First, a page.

Engineers are looking for clean energy in river and ocean currents.


Department of Energy is assisting in the funding of 11 initiatives aimed at harnessing the power of moving water.

The Department of Energy is attempting to tap into this resource by sponsoring 11 initiatives aimed at harnessing the energy of flowing water in rivers and ocean tidal currents.

The long-term goal, according to Mario Garcia-Sanz, the program's director, is to have renewable energy sources that can function 24 hours a day, seven days a week.

In an interview, he added, "That puts our technology in a very favorable position with other renewables."One reason, he noted, is that other forms of sustainable energy are constrained. The unavailability of solar energy occurs on a nightly basis. In storms, wind power is unpredictable and can be destructive. Underwater currents, on the other hand, are rather consistent, trustworthy, and predictable.Using rushing water to generate energy isn't a novel idea. Hydroelectric dams, on the other hand, come at a high expense and have a significant environmental impact. As a result, the latest generation of scientists and engineers is attempting to enhance the concept while minimizing the disadvantages.

Underwater turbine design and control, which is required to transform energy into electricity, is still in the experimental stage. For one thing, cost is a consideration — it is still far too expensive for commercial use. This qualifies it for the Advanced Research Projects Agency-Energy (ARPA-E) of the Department of Energy, whose aim is to "change what's possible" through taking risks.

In this example, ARPA-E is awarding a $38 million funding package to 11 initiatives put together by a collection of firms, colleges, and organizations in November 2020. SHARKS means for Submarine Hydrokinetic And Riverine Kilo-megawatt Systems, and it refers to the group of projects as a whole.

SHARKS is assisting in the deployment of devices such as the "Manta" and the "Tidal Power Tug."The Tidal Power Tug is designed to start with a machine on a white tubular buoy that juts out of the water. It is tethered to the seabed, but beneath it is a pylon that houses a turbine powered by what appears to be a big airplane propeller. The current spins it, and the spinning powers a generator. It connects to a shore-based power grid with the electricity it generates.

The Tidal Power Tug's purpose is to harvest electricity from the Gulf Stream as it moves from Florida to North Carolina along the US east coast. It generates a slew of gyres, or circular currents. According to Aquantis, the inventor of the Tidal Power Tug, the strategy provides the United States with "a tremendous strategic renewable energy resource in close proximity to significant population centers."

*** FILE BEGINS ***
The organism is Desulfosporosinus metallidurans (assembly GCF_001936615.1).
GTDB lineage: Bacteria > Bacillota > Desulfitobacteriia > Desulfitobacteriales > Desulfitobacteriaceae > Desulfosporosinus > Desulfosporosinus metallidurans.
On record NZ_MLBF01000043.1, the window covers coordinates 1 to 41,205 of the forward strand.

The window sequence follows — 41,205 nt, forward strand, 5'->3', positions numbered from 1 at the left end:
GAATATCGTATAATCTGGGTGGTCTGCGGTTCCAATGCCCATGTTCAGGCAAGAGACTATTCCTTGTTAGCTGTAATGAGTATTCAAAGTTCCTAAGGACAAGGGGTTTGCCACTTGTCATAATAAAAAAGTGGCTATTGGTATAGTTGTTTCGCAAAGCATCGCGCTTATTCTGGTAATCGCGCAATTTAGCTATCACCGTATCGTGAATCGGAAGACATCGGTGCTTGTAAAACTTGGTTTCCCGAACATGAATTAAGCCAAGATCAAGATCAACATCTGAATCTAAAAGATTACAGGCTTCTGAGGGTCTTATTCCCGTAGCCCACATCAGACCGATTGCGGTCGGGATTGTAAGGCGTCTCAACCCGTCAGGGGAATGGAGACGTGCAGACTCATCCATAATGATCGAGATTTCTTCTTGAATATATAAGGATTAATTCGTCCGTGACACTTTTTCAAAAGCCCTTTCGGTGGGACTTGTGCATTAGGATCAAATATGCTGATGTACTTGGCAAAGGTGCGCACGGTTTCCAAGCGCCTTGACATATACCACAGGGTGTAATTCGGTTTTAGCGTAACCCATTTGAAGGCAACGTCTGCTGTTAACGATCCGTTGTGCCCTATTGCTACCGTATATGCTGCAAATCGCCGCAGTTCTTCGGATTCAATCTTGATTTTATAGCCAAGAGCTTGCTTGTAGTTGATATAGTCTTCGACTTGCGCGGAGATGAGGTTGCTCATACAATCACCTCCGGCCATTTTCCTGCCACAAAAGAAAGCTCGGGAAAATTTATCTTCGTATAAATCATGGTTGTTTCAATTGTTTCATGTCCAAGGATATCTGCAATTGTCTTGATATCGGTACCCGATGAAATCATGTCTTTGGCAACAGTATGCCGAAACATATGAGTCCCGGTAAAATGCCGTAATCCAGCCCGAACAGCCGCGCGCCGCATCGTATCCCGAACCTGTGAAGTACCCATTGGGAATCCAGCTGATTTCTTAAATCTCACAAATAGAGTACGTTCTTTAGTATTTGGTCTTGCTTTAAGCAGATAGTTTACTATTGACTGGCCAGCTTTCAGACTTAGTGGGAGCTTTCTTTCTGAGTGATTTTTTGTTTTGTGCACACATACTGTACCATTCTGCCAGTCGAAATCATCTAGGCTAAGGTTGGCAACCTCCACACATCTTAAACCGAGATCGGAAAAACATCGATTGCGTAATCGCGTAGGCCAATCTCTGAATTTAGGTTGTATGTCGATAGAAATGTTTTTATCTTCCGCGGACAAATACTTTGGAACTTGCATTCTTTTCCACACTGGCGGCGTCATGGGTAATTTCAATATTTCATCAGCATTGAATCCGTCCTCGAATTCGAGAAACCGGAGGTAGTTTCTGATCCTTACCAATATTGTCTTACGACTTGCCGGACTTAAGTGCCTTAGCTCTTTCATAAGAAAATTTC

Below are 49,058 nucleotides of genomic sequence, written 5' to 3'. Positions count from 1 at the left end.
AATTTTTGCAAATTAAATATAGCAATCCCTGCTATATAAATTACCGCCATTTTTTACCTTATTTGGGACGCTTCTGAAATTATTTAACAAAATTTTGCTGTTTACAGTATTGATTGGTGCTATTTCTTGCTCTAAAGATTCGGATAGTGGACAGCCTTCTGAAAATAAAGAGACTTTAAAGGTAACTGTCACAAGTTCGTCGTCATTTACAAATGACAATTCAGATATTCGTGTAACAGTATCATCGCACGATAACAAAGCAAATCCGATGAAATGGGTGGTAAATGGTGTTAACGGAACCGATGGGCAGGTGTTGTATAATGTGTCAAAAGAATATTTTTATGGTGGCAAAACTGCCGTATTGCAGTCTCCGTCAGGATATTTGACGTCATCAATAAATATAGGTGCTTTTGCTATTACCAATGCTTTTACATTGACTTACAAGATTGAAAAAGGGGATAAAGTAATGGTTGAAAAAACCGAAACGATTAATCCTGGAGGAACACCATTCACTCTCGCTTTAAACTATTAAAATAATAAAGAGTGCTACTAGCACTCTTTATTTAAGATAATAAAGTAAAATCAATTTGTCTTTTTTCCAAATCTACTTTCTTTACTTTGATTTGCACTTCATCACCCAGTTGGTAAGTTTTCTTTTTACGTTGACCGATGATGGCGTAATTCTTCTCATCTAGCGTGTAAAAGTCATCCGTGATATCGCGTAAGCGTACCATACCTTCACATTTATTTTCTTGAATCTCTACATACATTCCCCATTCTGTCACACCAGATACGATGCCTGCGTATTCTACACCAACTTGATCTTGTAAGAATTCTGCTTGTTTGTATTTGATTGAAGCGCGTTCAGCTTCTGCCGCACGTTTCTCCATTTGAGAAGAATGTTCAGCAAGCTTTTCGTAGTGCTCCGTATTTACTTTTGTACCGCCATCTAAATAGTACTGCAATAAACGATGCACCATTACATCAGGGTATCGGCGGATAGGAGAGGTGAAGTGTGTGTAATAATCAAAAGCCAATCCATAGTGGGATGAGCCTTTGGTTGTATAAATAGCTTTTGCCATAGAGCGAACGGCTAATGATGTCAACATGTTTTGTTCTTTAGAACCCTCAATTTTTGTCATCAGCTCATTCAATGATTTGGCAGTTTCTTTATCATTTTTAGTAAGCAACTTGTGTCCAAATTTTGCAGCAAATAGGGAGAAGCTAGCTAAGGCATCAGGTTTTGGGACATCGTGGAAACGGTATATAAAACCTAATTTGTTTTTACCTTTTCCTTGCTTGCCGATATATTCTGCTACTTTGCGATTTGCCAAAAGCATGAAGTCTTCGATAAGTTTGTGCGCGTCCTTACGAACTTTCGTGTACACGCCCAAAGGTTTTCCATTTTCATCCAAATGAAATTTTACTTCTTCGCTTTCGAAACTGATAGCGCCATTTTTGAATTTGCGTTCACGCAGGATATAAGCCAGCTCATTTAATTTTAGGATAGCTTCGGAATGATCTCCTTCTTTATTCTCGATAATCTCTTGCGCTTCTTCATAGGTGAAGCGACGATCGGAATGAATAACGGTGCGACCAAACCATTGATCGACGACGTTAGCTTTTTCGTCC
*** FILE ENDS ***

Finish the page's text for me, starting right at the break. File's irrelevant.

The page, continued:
Several other experimental turbines work in the same way that kites do. The Manta, for example, is named after the way a manta ray swims. It was created with assistance from the University of California, Berkeley, by SRI International, a nonprofit scientific research institute based in Menlo Park, Calif.It has a small generator attached to the seabed that spins a spool of rope tied to a kite-like polymer-coated foam-filled inflated object as the tide drags it out. The spinning of an associated generator generates electricity, which can be fed into a local grid connection. It also has a small motor that may be used to divert the Manta, pull it back in, or deflate it if it comes into contact with a storm or a large ship.

Manta is intended to provide power to small, remote villages near rivers or tidal inlets. "There are terawatts (1 trillion watts) of untapped energy ready to be transformed into clean and renewable energy in the world's oceans, rivers, and estuaries," SRI's lead research engineer Roy Kornbluh said in a statement.

The National Renewable Energy Laboratory's group manager of water power research and development, Michael Lawson, said the lab is collaborating with four SHARK projects to develop a computer model that can forecast the performance of underwater turbines based on data from wind turbines.

According to the National Renewable Energy Laboratory (NREL), there is enough potential energy to generate 94 terawatt-hours of energy each year. That's enough to power about 9 million homes. A substantial percentage of it will come from tidal inlets. They can be waterways between the coast and barrier islands, or divides in the coast large enough to allow tidal forces to work. Cook Inlet, in Anchorage, Alaska; Puget Sound, near Seattle; and inlets in northern Maine are just a few examples.

He noted that a vast number of turbines may provide "utility-scale resources" to power large communities. He also suggested that single turbines or small groups of turbines may provide power to smaller or more remote areas. Lawson pointed out that small towns usually rely on diesel generators, which are generally costly and subsidized by the state or federal government. Underwater turbines, according energy proponents, might be both cleaner and less expensive.

So far, Europe has led the way in developing underwater turbines, but China and other Asian countries are following suit, according to Lawson. According to Garcia-Sanz of ARPA-E, the primary hurdle for undersea turbines will be the same as it was for wind turbines in the 1990s: cost.In tidal locations, the underwater turbines currently being tested can create electricity for roughly 25 cents per kilowatt-hour. To remain competitive, the projects will need to reduce the price to roughly 4 cents."At this point, it's difficult to say who will be more successful. "We only started a year ago," he explained.